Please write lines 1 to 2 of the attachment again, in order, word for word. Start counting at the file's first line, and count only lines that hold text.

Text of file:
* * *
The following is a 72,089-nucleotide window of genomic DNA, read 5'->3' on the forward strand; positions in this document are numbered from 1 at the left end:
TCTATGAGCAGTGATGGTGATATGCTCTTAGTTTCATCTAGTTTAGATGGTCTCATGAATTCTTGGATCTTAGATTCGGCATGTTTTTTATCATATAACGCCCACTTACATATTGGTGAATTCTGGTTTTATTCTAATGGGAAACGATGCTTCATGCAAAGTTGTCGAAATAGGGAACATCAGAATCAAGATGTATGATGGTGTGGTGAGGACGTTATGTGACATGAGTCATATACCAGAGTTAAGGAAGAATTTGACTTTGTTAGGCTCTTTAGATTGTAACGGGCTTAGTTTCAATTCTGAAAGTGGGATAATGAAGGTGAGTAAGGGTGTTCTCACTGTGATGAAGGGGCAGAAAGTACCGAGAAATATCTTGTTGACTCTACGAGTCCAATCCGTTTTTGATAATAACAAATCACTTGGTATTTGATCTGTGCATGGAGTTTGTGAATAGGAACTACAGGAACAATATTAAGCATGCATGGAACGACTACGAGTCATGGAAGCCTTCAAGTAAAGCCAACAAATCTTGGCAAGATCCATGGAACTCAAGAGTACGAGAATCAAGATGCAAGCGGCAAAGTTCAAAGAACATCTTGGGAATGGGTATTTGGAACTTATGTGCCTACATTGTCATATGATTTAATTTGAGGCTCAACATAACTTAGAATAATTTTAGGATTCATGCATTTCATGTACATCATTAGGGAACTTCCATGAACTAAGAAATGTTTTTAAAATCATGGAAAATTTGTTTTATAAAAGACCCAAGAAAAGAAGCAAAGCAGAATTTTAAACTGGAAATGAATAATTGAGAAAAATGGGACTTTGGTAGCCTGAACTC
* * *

The following is a 72,089-nucleotide window of genomic DNA, read 5'->3' on the forward strand; positions in this document are numbered from 1 at the left end:
TCTATGAGCAGTGATGGTGATATGCTCTTAGTTTCATCTAGTTTAGATGGTCTCATGAATTCTTGGATCTTAGATTCGGCATGTTTTTTATCATATAACGCCCACTTACATATTGGTGAATTCTGGTTTTATTCTAATGGGAAACGATGCTTCATGCAAAGTTGTCGAAATAGGGAACATCAGAATCAAGATGTATGATGGTGTGGTGAGGACGTTATGTGACATGAGTCATATACCAGAGTTAAGGAAGAATTTGACTTTGTTAGGCTCTTTAGATTGTAACGGGCTTAGTTTCAATTCTGAAAGTGGGATAATGAAGGTGAGTAAGGGTGTTCTCACTGTGATGAAGGGGCAGAAAGTACCGAGAAATATCTTGTTGACTCTACGAGTCCAATCCGTTTTTGATAATAACAAATCACTTGGTATTTGATCTGTGCATGGAGTTTGTGAATAGGAACTACAGGAACAATATTAAGCATGCATGGAACGACTACGAGTCATGGAAGCCTTCAAGTAAAGCCAACAAATCTTGGCAAGATCCATGGAACTCAAGAGTACGAGAATCAAGATGCAAGCGGCAAAGTTCAAAGAACATCTTGGGAATGGGTATTTGGAACTTATGTGCCTACATTGTCATATGATTTAATTTGAGGCTCAACATAACTTAGAATAATTTTAGGATTCATGCATTTCATGTACATCATTAGGGAACTTCCATGAACTAAGAAATGTTTTTAAAATCATGGAAAATTTGTTTTATAAAAGACCCAAGAAAAGAAGCAAAGCAGAATTTTAAACTGGAAATGAATAATTGAGAAAAATGGGACTTTGGTAGCCTGAACTC